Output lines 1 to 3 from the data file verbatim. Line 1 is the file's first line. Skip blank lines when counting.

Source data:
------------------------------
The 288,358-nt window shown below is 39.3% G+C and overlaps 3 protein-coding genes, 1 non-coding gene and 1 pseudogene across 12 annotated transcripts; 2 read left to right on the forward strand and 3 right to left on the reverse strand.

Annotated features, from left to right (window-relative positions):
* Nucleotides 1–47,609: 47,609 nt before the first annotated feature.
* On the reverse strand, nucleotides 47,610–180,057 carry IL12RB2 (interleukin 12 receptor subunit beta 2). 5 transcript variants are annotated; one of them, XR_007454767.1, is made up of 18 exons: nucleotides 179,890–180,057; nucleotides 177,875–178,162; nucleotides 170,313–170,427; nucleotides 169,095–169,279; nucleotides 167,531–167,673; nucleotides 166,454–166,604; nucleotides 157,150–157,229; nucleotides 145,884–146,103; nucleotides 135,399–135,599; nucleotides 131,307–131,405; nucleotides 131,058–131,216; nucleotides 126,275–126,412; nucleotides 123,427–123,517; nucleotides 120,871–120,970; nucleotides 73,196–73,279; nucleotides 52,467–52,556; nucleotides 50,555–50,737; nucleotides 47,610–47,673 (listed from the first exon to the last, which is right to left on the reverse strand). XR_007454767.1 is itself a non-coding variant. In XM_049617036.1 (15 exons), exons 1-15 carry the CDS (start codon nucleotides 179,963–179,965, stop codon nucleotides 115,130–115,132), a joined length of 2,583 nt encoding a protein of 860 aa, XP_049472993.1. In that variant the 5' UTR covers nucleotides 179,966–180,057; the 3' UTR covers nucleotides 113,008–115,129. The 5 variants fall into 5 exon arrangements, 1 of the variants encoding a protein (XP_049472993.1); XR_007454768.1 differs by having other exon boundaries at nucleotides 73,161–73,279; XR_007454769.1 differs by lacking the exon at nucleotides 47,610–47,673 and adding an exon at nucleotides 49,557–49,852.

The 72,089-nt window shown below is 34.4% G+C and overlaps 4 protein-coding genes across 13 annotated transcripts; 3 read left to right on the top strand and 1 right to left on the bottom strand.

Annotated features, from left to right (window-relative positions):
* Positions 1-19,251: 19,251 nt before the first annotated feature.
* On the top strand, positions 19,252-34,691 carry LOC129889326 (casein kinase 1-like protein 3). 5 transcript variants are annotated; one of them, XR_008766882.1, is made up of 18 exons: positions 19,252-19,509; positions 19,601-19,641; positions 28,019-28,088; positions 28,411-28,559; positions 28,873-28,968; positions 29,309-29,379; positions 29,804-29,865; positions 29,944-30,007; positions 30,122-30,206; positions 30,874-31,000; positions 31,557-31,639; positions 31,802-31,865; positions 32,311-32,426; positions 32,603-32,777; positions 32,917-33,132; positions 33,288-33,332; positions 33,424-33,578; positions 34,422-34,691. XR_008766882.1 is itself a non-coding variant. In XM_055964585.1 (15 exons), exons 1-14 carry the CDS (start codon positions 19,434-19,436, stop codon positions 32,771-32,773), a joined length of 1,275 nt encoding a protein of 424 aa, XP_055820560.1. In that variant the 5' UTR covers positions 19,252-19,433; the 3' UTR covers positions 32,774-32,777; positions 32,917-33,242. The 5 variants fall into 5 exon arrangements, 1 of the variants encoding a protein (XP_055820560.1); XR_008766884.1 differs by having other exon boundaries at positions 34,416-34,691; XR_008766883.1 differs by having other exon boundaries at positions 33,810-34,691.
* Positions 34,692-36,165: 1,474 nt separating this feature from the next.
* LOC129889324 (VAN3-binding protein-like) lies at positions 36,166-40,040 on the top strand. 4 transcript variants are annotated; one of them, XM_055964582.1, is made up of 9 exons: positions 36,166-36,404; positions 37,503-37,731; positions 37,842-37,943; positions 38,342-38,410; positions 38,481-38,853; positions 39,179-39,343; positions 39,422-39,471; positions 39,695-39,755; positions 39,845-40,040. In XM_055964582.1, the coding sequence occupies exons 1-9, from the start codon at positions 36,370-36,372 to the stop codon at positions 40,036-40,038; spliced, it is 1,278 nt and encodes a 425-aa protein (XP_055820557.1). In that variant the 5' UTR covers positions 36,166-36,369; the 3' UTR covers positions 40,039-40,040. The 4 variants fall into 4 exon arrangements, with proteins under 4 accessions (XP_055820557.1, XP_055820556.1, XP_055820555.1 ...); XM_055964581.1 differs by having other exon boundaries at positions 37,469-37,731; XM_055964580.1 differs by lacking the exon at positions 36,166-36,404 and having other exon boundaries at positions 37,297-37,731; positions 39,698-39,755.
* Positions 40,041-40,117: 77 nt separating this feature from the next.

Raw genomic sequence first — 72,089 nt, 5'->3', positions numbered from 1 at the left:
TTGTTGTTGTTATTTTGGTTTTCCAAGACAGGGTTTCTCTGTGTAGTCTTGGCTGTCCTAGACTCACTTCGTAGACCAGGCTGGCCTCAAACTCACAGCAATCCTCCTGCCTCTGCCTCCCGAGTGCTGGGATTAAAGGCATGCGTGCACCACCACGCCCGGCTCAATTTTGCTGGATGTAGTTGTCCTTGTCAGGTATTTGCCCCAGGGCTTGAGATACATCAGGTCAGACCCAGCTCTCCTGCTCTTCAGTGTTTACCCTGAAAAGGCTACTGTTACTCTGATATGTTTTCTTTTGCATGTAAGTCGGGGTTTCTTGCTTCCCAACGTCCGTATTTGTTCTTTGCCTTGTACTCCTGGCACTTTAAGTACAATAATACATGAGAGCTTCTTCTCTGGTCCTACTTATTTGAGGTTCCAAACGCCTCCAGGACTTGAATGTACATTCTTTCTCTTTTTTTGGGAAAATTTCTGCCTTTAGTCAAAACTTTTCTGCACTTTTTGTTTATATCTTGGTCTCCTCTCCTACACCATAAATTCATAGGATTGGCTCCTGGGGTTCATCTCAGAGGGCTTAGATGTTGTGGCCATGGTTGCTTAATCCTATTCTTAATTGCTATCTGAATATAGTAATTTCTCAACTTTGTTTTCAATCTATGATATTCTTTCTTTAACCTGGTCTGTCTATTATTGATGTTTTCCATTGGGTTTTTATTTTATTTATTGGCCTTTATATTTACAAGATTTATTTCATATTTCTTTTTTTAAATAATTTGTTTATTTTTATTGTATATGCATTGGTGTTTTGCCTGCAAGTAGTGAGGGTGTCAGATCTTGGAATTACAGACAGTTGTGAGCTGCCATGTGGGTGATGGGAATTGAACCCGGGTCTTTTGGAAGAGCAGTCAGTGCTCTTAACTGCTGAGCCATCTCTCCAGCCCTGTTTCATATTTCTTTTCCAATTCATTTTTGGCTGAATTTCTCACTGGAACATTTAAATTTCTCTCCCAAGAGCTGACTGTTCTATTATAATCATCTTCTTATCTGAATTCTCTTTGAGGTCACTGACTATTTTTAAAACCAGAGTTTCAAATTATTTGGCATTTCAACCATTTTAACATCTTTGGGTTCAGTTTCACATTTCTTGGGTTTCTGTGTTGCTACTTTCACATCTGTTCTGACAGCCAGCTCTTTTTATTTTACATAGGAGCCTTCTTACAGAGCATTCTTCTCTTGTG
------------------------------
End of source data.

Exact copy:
The 288,358-nt window shown below is 39.3% G+C and overlaps 3 protein-coding genes, 1 non-coding gene and 1 pseudogene across 12 annotated transcripts; 2 read left to right on the forward strand and 3 right to left on the reverse strand.

Annotated features, from left to right (window-relative positions):
* Nucleotides 1–47,609: 47,609 nt before the first annotated feature.